Nepalese Indigenous women are at the top of vulnerability to exploitation and risk associated with foreign employment

Monday 06 April, 2015   |   Gender & Indigenous women

Print This   |   Font Size + -

Manju Gurung

Manju Gurung

Kathmandu, Nepal

Nepalese Indigenous women are at the top of vulnerability to exploitation and risk associated with foreign employment Nepali gilrs in magar traditional dress. Photo courtesy: globalpressjournal

As a result of globalization and liberal economy, Nepali migrant workers, including women, have benefitted from overseas employment opportunities. They are not as much concerned about the financial policy of the Nepal Rashtra Bank (NRB) as about the economy of foreign countries. How economy grows or shrinks in these countries will have a direct impact on their livelihood.

Remittance contributes to the country's economic development.  A 2010 report published by the World Bank (WB) shows remittance accounted for 23 per cent of Nepal's Gross Domestic Product (GDP). In the same year, a Human Development Report published by the UN stated that remittance contributed to Nepal's human development. In 2010-2011, according to an economic survey, Nepal received Rs 259.53 billion as remittance through legal channels. The same survey showed 56 per cent of households received remittance on an annual average of Rs 80,436. Nepal's poverty rate has declined to 25 per cent from 42 per cent two decades ago. Needless to say, remittance was the major factor in reduction of poverty rate in Nepal.
But, who are these Nepalis who send home money from abroad and contribute to the country's economic prosperity? Which castes, ethnic communities or socio-economic classes do they come belong to? Have marginalized communities had access to foreign employment opportunities? These questions need to be answered.

how many of them are from Adivasi/Janajati communities?  It is not clear. Our government agencies do not have data on ethnic composition of Nepali migrant women.

More Nepali women are now working overseas. But, how many of them are from Adivasi/Janajati communities?  It is not clear. Our government agencies do not have data on ethnic composition of Nepali migrant women. In 2012-2013, according to the Department of Foreign Employment (DoFE), more than 2.46 million Nepalis left the country for overseas jobs. Of them, a little more than 56,000 were women. It is estimated that roughly 10 per cent of Nepali migrants currently working overseas are women. 

Indigenous women go abroad mainly through three ways. As indigenous men, mainly Gurung, Magar, Limbu, Rai and Tamang communities, serve the British army and Singapore police, their spouses go to countries like the UK, Singapore and Hon Kong. Some women go there by forging marriage certificates. No matter what, this is relatively the safest way for Indigenous women to go abroad. Second, they go to the gulf as house maids by obtaining work permit. As long as they get permit and meet all the process, they will not face difficulties overseas. Even if they do, legal remedy would be within their reach. Third, they go to the gulf via third country and without permit. They are vulnerable to all kinds of exploitation and danger.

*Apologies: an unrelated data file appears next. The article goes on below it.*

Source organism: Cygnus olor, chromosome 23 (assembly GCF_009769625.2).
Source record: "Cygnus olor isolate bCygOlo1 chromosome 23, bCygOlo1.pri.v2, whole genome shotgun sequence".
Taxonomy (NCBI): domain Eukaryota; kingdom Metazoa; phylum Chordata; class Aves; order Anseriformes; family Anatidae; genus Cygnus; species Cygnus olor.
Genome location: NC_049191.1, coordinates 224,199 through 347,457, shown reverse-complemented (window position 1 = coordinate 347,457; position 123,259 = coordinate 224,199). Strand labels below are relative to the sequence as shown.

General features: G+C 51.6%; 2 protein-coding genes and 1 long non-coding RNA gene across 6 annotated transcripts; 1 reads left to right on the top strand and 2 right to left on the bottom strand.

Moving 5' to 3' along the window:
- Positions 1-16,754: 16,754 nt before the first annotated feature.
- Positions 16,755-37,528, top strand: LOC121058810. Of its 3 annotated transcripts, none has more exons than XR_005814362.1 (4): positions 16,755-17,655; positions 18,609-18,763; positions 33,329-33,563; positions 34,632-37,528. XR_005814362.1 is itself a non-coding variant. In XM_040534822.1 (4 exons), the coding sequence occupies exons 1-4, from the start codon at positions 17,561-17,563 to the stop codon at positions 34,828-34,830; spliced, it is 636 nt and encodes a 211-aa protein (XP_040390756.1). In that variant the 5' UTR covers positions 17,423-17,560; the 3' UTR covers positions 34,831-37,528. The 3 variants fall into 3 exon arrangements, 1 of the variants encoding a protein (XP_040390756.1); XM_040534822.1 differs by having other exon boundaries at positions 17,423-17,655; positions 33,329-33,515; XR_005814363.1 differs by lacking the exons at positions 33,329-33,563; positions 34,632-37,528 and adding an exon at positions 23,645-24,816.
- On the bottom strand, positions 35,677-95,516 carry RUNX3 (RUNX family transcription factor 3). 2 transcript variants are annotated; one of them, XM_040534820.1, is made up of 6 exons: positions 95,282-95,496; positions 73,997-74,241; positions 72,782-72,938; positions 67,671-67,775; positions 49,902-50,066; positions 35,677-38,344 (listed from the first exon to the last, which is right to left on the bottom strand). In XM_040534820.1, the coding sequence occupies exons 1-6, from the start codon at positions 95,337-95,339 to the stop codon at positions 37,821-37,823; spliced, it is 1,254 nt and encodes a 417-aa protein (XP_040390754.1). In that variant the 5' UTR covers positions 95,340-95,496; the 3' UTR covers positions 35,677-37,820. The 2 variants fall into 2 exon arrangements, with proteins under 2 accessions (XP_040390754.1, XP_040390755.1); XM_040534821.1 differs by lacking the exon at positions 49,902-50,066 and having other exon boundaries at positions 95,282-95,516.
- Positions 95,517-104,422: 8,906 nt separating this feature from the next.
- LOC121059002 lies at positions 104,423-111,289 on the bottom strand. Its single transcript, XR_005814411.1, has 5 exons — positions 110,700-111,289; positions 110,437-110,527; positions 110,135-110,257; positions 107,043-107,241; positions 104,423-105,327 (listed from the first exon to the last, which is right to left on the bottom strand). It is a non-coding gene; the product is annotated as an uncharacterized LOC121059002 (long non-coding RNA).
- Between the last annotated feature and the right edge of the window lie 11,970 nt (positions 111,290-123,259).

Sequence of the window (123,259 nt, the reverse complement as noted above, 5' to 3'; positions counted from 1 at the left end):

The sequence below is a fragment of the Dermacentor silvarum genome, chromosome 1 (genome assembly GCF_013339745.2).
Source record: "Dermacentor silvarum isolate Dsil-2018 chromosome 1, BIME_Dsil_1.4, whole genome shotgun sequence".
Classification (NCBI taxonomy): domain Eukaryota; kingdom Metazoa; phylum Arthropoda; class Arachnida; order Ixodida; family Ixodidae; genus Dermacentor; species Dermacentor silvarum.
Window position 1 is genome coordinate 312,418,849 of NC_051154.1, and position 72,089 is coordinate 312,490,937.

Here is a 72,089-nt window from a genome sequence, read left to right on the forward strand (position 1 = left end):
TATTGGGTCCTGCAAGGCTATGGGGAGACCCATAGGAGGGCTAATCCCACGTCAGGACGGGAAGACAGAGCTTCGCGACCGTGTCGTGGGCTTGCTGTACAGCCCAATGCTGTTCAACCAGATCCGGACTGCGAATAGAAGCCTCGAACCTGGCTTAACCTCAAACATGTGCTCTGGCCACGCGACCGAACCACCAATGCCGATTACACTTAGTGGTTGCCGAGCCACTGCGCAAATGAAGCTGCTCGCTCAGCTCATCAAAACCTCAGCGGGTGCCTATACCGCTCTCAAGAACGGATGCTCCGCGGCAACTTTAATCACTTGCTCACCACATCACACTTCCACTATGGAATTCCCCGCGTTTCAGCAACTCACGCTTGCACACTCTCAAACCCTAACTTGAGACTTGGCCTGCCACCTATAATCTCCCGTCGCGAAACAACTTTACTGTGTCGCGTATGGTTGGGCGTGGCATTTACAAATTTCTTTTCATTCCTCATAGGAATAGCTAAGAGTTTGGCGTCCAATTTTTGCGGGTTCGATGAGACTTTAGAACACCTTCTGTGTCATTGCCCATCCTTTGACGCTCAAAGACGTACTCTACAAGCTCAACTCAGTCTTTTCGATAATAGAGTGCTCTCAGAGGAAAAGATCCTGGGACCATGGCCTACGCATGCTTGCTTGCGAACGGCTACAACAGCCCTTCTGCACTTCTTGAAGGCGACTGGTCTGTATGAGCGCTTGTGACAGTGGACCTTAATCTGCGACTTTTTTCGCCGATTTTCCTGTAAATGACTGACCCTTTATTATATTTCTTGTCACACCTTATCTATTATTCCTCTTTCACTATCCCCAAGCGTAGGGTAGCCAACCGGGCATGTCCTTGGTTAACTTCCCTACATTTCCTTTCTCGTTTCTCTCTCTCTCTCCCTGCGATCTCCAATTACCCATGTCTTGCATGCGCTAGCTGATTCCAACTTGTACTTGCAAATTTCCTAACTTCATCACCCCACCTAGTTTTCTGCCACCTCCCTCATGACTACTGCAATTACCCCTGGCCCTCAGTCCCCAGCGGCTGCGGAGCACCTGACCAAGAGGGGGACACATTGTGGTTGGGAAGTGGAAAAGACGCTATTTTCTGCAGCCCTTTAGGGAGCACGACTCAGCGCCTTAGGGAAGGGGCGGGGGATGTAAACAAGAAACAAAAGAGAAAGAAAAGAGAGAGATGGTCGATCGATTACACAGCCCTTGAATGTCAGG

Indigenous women lack access to government mechanisms, knowledge about and skills for overseas employment. So, they adopt the third option to go overseas and get victimized at the hands of agents, job providers and even law enforcers.

Indigenous women lack access to government mechanisms, knowledge about and skills for overseas employment. So, they adopt the third option to go overseas and get victimized at the hands of agents, job providers and even law enforcers.

Going abroad for job requires a certain amount of money. They have to spend money for citizenship certificate, passport, medical checkup, insurance, manpower fee, government fee and travel cost. Most of them do not have land ownership and fail to manage money on their own. The result is: they end up treading the dangerous path.

Indigenous women live on the margins and lack proper information about foreign employment. The government does not have any program to provide proper information to Janjati women aspiring for foreign employment. For example, they are not good in Nepali language but speak well in their mother tongues. But, there are no programs to disseminate information about foreign employment in regional languages and dialects.


In the present context, foreign employment is not an option but a necessity. It is even more important for women belonging to marginalized communities like Indigenous Peoples, Madhesi, Dalit. A look at ethnic composition of migrant workers rescued by Paurakhi Nepal reveals that Janjati, Dalit and Madhesi women are most vulnerable to exploitation and risk associated with foreign employment.  It does not mean that women belonging to other caste groups are safe but marginalized women are relative at more risk.


Conversations
Total Comments:

Related Posts

Like us on Facebook